US-Venezuela row heats up, US revokes envoy visa
Diplomatic tensions between Washington and Caracas were rising as President Hugo Chavez rejected a newly appointed US ambassador and Venezuela’s envoy had his US visa revoked.
Only hours after the US State Department said Wednesday it wanted to maintain diplomatic links with Caracas, deputy Venezuelan foreign minister Temir Porras said on his Twitter account: “I can confirm. USA revoked the visa of ambassador Bernardo Alvarez.”
Venezuela’s Information Ministry later confirmed Porras’s statement in an email to reporters.
US State Department spokesman Mark Toner in Washington said the visa revocation was in response to Chavez’s rejection of President Barack Obama’s ambassadorial appointment in Caracas.
“Yes, we said there would be consequences when the Venezuelan government rescinded the agreement regarding our nominee Larry Palmer. We have taken appropriate, proportional and reciprocal action,” Toner told AFP.
Earlier, the State Department had refused to say whether it was prepared to expel Alvarez, who is on vacation in Venezuela, but it reiterated last week’s warnings of possible “consequences” over Chavez’s rejection of Palmer.
The revocation of the diplomatic visa means Alvarez will not be able to enter the United States, but does not imply that he is being formally expelled from Washington. A US visa can be revoked and reinstated just as quickly.
The two countries are longtime political adversaries, and US-Venezuela ties have been strained in recent years. Chavez has repeatedly denounced “American imperialism” and cultivated ties with US bugbears, including Cuba, Syria and Iran.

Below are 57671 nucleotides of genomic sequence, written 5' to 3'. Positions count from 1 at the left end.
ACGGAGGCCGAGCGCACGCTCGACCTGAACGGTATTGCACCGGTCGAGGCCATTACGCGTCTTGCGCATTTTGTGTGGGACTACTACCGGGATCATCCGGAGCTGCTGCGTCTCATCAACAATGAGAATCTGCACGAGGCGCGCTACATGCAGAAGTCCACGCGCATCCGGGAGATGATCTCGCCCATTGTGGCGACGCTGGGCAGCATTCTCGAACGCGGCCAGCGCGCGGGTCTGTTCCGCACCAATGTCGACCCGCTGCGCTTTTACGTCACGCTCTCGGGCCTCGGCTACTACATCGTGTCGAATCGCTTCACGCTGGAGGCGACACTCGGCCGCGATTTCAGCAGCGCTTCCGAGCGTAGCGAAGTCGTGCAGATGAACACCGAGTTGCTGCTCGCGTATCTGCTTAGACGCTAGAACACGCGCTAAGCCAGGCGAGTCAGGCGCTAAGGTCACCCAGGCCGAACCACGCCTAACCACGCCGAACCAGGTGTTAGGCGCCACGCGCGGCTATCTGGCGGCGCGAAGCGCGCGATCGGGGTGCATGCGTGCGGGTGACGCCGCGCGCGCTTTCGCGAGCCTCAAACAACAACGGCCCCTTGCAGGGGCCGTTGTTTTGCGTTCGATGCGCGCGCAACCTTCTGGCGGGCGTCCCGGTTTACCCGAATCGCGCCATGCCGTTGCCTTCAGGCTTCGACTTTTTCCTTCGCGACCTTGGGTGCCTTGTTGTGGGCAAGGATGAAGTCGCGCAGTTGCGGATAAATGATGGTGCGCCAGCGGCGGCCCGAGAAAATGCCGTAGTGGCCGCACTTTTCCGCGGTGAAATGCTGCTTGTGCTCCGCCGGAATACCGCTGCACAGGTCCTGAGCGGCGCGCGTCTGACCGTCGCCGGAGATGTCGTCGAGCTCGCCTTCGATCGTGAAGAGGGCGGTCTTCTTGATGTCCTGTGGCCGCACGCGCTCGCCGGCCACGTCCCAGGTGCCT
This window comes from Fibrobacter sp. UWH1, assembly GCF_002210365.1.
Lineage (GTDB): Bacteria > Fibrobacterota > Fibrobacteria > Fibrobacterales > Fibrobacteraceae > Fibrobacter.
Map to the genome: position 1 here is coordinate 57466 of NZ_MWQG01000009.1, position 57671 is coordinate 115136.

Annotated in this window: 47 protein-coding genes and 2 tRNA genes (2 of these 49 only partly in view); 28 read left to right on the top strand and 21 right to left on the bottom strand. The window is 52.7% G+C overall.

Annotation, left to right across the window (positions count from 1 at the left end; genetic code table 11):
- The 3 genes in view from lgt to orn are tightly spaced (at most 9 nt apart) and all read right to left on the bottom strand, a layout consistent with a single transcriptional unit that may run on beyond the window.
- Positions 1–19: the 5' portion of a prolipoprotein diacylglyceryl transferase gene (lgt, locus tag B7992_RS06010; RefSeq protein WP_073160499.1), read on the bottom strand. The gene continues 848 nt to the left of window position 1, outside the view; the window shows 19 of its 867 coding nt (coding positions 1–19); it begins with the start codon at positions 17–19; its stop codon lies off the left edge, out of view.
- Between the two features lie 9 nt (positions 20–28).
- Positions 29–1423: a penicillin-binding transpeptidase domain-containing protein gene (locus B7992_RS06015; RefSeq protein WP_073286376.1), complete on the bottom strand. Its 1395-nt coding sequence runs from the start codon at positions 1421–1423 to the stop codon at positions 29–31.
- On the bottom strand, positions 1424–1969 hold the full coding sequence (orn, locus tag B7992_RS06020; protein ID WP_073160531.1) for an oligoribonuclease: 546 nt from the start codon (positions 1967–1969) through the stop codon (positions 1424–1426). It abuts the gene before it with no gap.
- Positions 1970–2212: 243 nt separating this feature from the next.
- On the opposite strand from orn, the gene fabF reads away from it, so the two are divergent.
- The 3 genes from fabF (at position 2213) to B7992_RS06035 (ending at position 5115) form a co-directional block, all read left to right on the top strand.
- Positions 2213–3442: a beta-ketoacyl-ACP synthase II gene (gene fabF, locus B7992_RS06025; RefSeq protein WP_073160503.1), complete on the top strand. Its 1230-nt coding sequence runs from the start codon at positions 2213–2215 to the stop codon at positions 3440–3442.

But on Wednesday, hours prior to Porras’s tweet, the United States said it was important to maintain ties with Venezuela.
“Our position remains that we believe it’s in our national interest to maintain diplomatic relations with Venezuela,” Toner had told reporters a day after Chavez issued a startling challenge.
On Tuesday, Chavez dared Washington to “cut off diplomatic relations” over his opposition to Obama’s nominee Palmer, who was highly critical of Chavez during his US Senate confirmation hearings.
“If the (US) government wants to expel our ambassador there, let them! If they cut off diplomatic relations, let them,” Chavez said on state television.
Palmer’s appointment is still awaiting Senate confirmation.
Obama in June appointed Palmer to replace Patrick Duddy as ambassador to Caracas. From September 2008 to June 2009, Washington and Caracas withdrew their ambassadors as diplomatic relations reached a low point over US military bases in Colombia.
Chavez in August announced he would “veto” Palmer’s appointment over his comments during his Senate confirmation hearing that Venezuela harbored leftist guerrillas from Colombia and that the Venezuelan military was under Cuban influence and low in morale.
“For an ambassador to come here, he must respect this country… I would lack dignity if I allowed that gentleman to come to Venezuela,” Chavez said at the time.
The United States buys one million barrels of Venezuelan crude oil a day and has admitted its relations with Caracas are the rockiest in the region.